My first brush with arson happened when I was 6 years old. I was reminded of this story recently because I told it at my cousin Rick's wedding during my best man's speech, and figured it'd make for an entertaining post.
When Cousin Rick and I were kids, we had the standard fascination with certain brands of toys that lots of other kids our age had, because TV told us we were supposed to like them, and TV was never wrong. We begged and pleaded and held our breaths for frightening amounts of time in order to have our parents buy us all of the must-haves, and between us, by the time we reached age 6, we had an impressive collection of Thundercats and GI Joes and Ninja Turtles and Transformers and so on. But the true crown jewels of our little Tree-Fort Knox were the Hot Wheels.
For those of you who don't recall or were poor and thus had toys that consisted of discarded soda cans and sticks tied together with your mom's bad hair extensions, Hot Wheels were a popular brand of toy cars that launched in the late 60s but really took off in the toy market in the 80s. They were constructed of rotating plastic wheels and sturdy metal bodies that really brought out a nice bruise when you'd whip them at your buddies.
There wasn't really much that you could do with them, per se. I guess they were supposed to be collectibles, if you wanted to start early on the path to being that guy who never took his toys out of their original packaging and lovingly gazes at them in his basement while smelling faintly of cheese and failure.
You could cajole your parents into buying you an elaborate and hard-to-assemble stunt track, where the aim (according to the commercials, at least) was to send your cars careening around a bunch of bank turns and loops while your multiethnic friends high-fived each other in the background and yelled things like "Totally awesome!" and "Radical!" But the tracks never worked; either the pieces wouldn't fit together properly and leave gaps that would trip up the cars or the cars wouldn't have enough momentum to get all the way around the loops and would fall to the ground, along with a little bit of your faith in TV consumer marketing.
Mostly, though, Cousin Rick and I just vroomed them around our bedrooms or crashed them into each other or sent them hurtling off bookcase cliffs to their doom on the carpet below.
Amongst our shared collection of dented Chevys and three-wheeled Porsches, there was one in particular that Cousin Rick brought to the table that I loved. It was a bright orange monster truck with giant rubber wheels, adorned with red and yellow flames. It was like God's Hot Wheels truck.
Sadly, Cousin Rick always made it clear that the truck was his and his alone. If I ever tried to take it on an imaginary journey off a ramp and over the daunting walls of Castle Greyskull, he would freak out and snatch it from my overjoyed fingers. Nevertheless, I was a persistent child (some say "stubborn," whatever that means), and would constantly try to sneak it away while he wasn't looking. On that particular day, I made my move.
Cousin Rick was not as philanthropic as I might have hoped.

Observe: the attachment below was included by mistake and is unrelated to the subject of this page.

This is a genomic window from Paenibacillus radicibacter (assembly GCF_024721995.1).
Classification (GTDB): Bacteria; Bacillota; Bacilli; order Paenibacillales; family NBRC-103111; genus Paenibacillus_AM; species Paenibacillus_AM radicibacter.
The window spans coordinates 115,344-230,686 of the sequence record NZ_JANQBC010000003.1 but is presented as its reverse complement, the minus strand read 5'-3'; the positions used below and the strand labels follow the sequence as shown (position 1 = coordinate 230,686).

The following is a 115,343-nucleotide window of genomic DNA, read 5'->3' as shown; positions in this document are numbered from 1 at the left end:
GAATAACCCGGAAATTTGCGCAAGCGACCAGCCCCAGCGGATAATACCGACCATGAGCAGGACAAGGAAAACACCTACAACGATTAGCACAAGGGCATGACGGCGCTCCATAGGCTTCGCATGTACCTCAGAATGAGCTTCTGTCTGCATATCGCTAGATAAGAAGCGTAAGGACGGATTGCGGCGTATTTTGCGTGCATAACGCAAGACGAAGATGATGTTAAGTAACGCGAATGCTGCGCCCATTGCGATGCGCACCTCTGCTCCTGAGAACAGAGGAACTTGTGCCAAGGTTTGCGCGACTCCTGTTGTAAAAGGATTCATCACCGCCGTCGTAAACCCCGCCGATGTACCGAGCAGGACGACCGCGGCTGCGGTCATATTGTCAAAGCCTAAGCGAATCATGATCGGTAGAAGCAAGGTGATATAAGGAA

He snatched the truck, along with my happiness, away from my pudgy digits, babbling on like Gollum doting on his Precious. Reasoning that if he wasn't playing with it, then no one would play with it, Cousin Rick decided that the best course of action was to put the truck somewhere out of reach. In this case, it was in a light fixture high up on the wall.
There he placed the truck and, satisfied, he plopped down next to me and we resumed our youthful reenactment of Cannonball Run.
Eventually, though, for some reason, the upper floor of the house begin to slowly fill up with smoke.
We heard a scrambling noise bounding up the stairs, and suddenly, my aunt Luann burst into the room, proclaiming that the house was indeed afire, and that we would be right to make haste and exit its soon-to-be-smoldering remains.
She scooped each of us under one arm with relative ease in one of those "distraught mother military presses a 2-ton truck off of her pinned child" moments, and, much like hard-nosed 1970s Miami Dolphins running back Larry Csonka, hauled us out of the house like two frightened, fleshy footballs.
Before we knew it, Rogers Street was jammed full of firetrucks and cop cars. Neighbors poked their heads out of their front doors or came down to see what the ruckus was, rehearsing their "I seen the whole thing!" speeches for when the local news crews arrived.
Tense minutes passed. I was terrified, certain that the Hot Wheels collection I had worked so hard to accumulate was melting into an unrecognizable pile of Chinese-produced metal and plastic with every second that went by. Eventually, a fireman came out of the house and strode towards my aunt, holding something in his closed fist.
He stopped in front of us, said to my aunt, "I think I've found the problem," and opened his hand. There, still kind of awesome despite the carnage that had befallen it, lay the charred remains of the orange monster truck.
The fireman walked away, wondering why he was spending his time fishing toys out of light fixtures and why his life wasn't more like the years-away-from-being-released firefighting opus Backdraft.
Left alone, swathed in the embarrassment of having her home look like the end scene of an action movie, Aunt Luann glared accusingly at Cousin Rick.
Who, in turn, placed the blame squarely on my shoulders.
I never ratted Cousin Rick out, because even then I knew, snitches get stitches. For years I carried the secret with me, only choosing to air it out to the world in my best man's speech. It wasn't exactly like revealing Nixon to be a crook, but it was good to get the story out nonetheless.
Looking back, though, I like to think that the kickass monster truck ascended to Heaven, where God runs it through His holy Hot Wheels stunt track, where the loops are totally sweet and our beloved truck never falls off. Ever.